Amphotericin: Use and Applications
I never really had a reason to use the phrase ”The Fungus Among us.” Until Now. That’s because I’m going to share my thoughts on amphotericin (Yes, I have thoughts on amphotericin!). Most of us know this fungicide by one trade name or another (insert yours here) and I’m willing to bet that if you’ve been doing cell culture for any extended time, you’ve either used it or talked about it. That’s because there is, indeed, fungus among us. Everywhere … and in some places, it is much more prevalent than others.But no matter where you are, fungus will find its way into your cell cultures. It’s only a matter of time, dear scientist … A MATTER OF TIME.
So what do you do when you look into the scope and see the dreaded beasties taking over? You get your amphotericin! There are currently 2 types of amphotericin: A and B. The stuff you may have in your freezer should be Amphotericin B. It’s the one with the defined anti-fungal properties. Biochemically, it’s a polyene. From what I can remember from organic chemistry, that means it has a bunch of alternating single and double bonds on the carbon chain (okay, biochemists, bring on the emails!). Amphotericin B’s mechanism of action is such that it interacts with ergosterol, a molecule found only in fungal cell membranes . This interaction makes the fungal cells leaky and they spill out essential molecules, killing the fungal cells.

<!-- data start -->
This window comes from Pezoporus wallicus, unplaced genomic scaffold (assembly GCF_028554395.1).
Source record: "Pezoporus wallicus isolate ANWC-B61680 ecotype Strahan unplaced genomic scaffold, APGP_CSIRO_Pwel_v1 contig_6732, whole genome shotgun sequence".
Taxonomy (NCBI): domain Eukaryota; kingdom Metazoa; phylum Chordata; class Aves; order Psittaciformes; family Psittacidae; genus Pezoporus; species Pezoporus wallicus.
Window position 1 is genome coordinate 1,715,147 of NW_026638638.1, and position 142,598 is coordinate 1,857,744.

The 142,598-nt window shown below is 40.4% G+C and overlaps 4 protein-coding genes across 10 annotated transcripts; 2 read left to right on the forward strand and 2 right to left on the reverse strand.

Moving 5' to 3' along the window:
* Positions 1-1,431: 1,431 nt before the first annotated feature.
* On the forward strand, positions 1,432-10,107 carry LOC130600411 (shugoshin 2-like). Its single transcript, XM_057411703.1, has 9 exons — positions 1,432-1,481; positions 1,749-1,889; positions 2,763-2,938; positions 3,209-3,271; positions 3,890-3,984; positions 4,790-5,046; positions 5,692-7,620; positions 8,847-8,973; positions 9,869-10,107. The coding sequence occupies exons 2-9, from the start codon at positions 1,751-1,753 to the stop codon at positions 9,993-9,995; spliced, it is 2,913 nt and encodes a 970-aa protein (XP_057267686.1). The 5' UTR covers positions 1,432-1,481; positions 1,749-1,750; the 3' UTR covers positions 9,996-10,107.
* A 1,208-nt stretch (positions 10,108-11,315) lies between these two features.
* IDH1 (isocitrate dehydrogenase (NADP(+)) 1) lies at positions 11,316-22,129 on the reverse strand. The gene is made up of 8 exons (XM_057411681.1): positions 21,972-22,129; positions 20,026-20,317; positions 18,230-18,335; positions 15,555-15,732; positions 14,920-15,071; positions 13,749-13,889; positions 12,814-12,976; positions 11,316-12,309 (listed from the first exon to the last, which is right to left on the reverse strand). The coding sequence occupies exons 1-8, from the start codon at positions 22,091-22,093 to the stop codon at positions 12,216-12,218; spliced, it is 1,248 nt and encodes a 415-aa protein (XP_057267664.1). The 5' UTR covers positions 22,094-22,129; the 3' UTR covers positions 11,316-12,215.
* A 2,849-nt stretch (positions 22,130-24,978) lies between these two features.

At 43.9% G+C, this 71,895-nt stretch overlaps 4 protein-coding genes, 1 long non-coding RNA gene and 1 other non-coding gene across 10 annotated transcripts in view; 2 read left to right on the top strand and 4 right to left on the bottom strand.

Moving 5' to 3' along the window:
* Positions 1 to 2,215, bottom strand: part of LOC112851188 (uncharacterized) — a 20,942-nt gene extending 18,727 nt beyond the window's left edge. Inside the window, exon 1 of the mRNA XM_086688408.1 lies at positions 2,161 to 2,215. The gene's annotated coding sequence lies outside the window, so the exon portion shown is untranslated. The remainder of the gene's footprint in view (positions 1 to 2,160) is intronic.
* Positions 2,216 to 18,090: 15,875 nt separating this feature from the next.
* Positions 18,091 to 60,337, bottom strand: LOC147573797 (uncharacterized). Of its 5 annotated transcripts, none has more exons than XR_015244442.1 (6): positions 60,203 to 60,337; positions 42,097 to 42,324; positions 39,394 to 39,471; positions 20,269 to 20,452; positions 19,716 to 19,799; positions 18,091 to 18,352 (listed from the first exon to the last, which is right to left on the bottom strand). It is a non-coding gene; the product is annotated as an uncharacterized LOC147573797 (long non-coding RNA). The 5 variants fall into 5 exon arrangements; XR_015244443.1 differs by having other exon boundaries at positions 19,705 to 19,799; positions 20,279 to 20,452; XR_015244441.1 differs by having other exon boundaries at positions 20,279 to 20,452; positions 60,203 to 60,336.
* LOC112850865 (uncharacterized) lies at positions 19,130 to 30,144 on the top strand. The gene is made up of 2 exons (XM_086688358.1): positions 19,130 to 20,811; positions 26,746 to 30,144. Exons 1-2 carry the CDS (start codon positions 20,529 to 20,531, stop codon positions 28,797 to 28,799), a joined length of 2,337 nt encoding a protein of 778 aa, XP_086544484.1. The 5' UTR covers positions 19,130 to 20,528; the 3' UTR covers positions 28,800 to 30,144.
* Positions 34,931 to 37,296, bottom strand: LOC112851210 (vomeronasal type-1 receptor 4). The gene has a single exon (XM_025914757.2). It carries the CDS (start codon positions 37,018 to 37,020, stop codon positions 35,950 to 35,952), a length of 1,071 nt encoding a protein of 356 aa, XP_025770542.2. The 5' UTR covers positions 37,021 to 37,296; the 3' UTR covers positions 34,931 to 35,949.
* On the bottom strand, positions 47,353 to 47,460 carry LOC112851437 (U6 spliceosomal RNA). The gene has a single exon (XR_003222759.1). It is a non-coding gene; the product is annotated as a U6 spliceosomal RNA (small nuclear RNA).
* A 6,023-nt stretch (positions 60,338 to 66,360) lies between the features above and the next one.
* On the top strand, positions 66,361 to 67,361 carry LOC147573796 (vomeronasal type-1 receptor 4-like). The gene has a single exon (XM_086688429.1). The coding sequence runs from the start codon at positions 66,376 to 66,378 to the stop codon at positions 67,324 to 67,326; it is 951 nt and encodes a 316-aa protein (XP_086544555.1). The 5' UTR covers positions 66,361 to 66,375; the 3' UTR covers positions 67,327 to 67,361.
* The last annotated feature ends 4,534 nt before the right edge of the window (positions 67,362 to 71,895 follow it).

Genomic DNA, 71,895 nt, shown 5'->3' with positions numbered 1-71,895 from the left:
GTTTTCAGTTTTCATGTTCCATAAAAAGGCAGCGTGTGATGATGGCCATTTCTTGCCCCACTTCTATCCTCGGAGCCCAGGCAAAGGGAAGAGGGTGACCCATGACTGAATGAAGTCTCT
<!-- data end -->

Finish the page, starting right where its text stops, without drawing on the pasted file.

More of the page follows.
Now, theoretically, this biochemical interaction makes Amphotericin B perfectly safe for your cells, as ergosterol is not found in plant or animal cells. However, personal experience tells me to give you this bit of advice: Use it carefully, and only for as long as you truly need it. Some picky cells like ES cells and their derivatives, tend to lose some gusto after prolonged exposure to Amphotericin B (say, 2 weeks straight) and sometimes won’t recover even after you remove it.
But, if you’re like me and your lab was in a swamp, extra measures to ensure clean cultures are necessary. Some folks use a “get-it-all” solution of penicillin, streptomycin, and Amphotericin B (most of us know it as “anti-anti”) and put it right in their medium for constant protection from those tiny undesirables. This is generally a decent idea and doesn’t get me all bent out of shape because the Amphotericin B is at a pretty low dose and is designed to nip any potential issue in the bud. That said, this anti-anti mix may not be the way to go if you can actually SEE the contamination, due to the lower levels of the stuff found in it. In that case you would want to pipette Amphotericin B directly into your cultures after several PBS rinses to get as much stuff out of your cultures as possible. Gemini has some info on their website about using anti-anti vs. straight amphotericin B depending on your needs. Also, don’t forget, you can always call on this blogger-type-guy if you have any questions or issues!
Good day and may you only find yeast in your homebrews!